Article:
Apparel retailers are charging higher prices and customers are accepting them, in a move away from the promotional approach that merchants were saddled with during the recession.
Comments about higher prices were heard during their fiscal first quarters and continued as retailers reported sales for May, the first month of their second quarters.
Retailers are benefiting from a determination by shoppers to buy despite an uncertain economy. Same-store sales over the past three months have been robust, averaging 4.3% growth. And June is looking good, despite being the toughest month retailers will face this year on a same-store sales comparison basis, according to Thomson Reuters.
The higher price tags reflect the tail end of higher cotton costs, and also retailers’ ability to lift prices because they are no longer saddled with winter merchandise that had to be heavily marked down. There has also been a surge in buying the season’s hot trend: color.
“The consumer is willing to pay a full price when there is pent-up demand for newness, in this case bright color and bold prints,” said Alison Levy, a retail strategist at Kurt Salomon. “There was also nice weather that brought people in.”
In the first quarter, average selling prices for apparel retailers rose 6% to $12 and units sold increased 1.2%, implying pricing power, Morgan Stanley said in a research note.
Best sellers in the first quarter included dresses, up 16%; bottoms, up 11%; and children’s wear, up 28%; while tailored clothing fell 12%. Outerwear rose 0.5% after declining for two quarters, Morgan Stanley said.
Promotional levels declined by 1.4% year-over-year while selling prices increased for sale merchandise by 7%. “This could indicate positive signs for a fading promotional environment,” Morgan Stanley said.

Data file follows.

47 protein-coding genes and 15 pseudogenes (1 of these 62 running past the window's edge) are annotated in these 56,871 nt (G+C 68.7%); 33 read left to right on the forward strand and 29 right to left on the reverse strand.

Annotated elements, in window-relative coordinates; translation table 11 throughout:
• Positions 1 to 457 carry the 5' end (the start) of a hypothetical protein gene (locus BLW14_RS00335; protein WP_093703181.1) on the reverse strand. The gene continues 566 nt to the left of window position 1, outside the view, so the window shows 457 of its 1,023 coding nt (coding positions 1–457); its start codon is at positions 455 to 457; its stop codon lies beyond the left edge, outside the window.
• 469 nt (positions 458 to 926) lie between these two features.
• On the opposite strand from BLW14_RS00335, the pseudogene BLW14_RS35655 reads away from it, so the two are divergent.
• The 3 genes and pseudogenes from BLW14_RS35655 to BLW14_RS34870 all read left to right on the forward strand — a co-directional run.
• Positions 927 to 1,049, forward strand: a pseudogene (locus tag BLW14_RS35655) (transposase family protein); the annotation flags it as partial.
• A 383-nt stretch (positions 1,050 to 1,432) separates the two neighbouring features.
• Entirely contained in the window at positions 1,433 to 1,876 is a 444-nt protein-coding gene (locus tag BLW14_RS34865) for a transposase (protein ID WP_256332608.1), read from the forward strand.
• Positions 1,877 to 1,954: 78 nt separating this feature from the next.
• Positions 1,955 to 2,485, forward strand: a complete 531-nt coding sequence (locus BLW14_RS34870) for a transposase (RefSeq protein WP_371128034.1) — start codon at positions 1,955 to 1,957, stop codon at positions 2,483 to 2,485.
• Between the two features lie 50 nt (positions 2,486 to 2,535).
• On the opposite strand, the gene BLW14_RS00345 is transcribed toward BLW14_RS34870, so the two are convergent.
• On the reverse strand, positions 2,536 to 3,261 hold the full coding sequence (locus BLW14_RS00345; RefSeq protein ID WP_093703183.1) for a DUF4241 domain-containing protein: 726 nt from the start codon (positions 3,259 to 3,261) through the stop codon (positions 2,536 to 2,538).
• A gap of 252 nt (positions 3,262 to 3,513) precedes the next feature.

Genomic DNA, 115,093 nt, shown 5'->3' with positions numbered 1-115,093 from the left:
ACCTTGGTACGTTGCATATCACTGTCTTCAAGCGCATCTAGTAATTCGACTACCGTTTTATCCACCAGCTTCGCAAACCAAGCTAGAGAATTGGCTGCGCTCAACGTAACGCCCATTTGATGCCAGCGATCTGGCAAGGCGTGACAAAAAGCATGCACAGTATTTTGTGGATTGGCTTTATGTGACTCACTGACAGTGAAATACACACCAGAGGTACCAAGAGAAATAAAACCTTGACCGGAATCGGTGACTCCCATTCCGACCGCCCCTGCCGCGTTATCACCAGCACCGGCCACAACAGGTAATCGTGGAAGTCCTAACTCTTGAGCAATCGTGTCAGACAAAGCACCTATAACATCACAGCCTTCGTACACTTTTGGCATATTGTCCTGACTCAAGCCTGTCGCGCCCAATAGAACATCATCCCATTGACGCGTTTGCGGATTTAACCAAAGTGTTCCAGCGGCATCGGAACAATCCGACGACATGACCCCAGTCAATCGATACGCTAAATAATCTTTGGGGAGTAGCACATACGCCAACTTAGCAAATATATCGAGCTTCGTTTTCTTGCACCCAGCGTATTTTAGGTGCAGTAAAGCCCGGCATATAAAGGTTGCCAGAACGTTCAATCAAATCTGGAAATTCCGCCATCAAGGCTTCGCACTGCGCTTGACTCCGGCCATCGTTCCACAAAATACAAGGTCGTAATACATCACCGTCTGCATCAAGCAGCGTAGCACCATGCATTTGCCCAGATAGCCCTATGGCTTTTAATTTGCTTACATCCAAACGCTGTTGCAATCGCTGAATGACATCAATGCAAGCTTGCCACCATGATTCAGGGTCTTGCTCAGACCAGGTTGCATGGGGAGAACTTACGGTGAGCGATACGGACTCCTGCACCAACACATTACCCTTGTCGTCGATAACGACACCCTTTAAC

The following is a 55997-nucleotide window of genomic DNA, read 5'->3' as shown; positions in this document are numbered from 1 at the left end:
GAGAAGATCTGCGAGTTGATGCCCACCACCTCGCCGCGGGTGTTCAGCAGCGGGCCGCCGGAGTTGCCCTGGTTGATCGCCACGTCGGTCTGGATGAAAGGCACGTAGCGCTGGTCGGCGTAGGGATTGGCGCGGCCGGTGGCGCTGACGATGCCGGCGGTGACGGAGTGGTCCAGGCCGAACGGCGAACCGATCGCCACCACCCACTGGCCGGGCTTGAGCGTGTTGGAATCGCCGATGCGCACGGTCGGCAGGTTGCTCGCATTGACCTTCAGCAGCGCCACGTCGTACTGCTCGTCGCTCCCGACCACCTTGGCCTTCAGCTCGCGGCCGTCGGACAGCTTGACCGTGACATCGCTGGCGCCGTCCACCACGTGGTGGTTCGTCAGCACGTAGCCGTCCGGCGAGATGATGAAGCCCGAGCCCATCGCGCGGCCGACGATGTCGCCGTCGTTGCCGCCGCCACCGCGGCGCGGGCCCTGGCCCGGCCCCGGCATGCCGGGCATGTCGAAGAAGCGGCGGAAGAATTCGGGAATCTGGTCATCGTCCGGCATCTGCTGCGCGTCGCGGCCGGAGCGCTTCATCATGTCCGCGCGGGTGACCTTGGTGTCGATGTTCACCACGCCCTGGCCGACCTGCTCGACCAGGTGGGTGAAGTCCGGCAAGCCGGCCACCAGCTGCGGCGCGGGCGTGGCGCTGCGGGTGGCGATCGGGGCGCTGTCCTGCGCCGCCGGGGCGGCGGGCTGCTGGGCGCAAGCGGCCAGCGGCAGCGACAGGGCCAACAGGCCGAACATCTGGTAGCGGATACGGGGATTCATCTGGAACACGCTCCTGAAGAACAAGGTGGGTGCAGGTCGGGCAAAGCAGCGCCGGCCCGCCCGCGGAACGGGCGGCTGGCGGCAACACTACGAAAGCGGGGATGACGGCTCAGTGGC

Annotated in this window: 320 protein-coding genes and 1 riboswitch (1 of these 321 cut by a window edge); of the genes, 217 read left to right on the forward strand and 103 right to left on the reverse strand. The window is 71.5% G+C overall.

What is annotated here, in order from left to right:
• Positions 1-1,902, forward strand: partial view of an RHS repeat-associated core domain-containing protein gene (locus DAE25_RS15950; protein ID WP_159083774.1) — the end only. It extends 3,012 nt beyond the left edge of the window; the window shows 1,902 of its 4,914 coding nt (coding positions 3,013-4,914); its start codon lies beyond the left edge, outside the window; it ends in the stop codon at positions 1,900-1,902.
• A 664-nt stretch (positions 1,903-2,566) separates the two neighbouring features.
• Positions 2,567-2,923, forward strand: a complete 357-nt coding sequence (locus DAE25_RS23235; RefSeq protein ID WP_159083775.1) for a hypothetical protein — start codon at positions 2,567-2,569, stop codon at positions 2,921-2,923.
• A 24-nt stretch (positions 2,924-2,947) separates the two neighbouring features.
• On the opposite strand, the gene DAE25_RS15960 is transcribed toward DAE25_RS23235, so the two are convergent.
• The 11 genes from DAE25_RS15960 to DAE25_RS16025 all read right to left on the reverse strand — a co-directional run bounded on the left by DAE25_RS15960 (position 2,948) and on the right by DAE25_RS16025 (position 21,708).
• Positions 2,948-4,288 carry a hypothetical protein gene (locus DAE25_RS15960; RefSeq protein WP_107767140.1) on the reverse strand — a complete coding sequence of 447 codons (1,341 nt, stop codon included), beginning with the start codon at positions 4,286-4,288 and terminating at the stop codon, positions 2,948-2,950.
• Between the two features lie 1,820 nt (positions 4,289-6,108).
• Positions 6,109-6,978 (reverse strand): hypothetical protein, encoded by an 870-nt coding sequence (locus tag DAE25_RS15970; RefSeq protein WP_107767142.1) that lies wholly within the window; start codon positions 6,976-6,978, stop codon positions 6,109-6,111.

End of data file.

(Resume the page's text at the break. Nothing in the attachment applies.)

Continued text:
The greater acceptance of higher prices appears to span economic classes. Saks Inc., when reporting first-quarter earnings, credited virtually all of its gross margin growth to increased full-price selling.
At Urban Outfitters Inc., late in the first quarter, about 15% of merchandise at its Anthropologie stores was on sale, with a baseline discount level of 30% to 50% off, Credit Suisse analyst Christian Buss said. This is a significant improvement from previous seasons, when more than 30% of inventory was discounted at levels above 50%, Buss said.
At Buckle Inc., average accessory prices were up about 11.5%, and average footwear prices were up about 6% in May, the company said.
At fellow teen retailer Aeropostale Inc., Janney Capital Markets analyst Adrienne Tennant noted “lean inventory levels, both in full price and clearance,” suggesting both types of merchandise were moving.
The shift even extends to the Internet. “In June, we expect continued improvement as we (mark the) anniversary (of) the beginning of…efforts to transition to a higher penetration of full-price selling online,” Wet Seal Inc. Chief Executive Susan McGalla said last month, when the apparel retailer reported same-store sales.
Mike Brown, partner in A.T. Kearney’s consumer and retail group, feels the first quarter is only the beginning. “There is a good balance of inventory and demand,” Brown said. “And there feels to be a consistent rhythm to consumers’ shopping right now.”
There is also relief from the burden of higher cotton prices in recent quarters.
Still, retailers don’t have a completely open field. They face waning consumer confidence and global economic woes, as well as tougher sales comparisons against all of last summer.
J.C. Penney Co. had pulled back from promotions, but has had to reevaluate the strategy as it may have been too much too soon. Penney is returning words like “sales” and “clearance” to its approach and has added a few additional promotional days this year.
(Source: The Wall Street Journal, 06/13/12)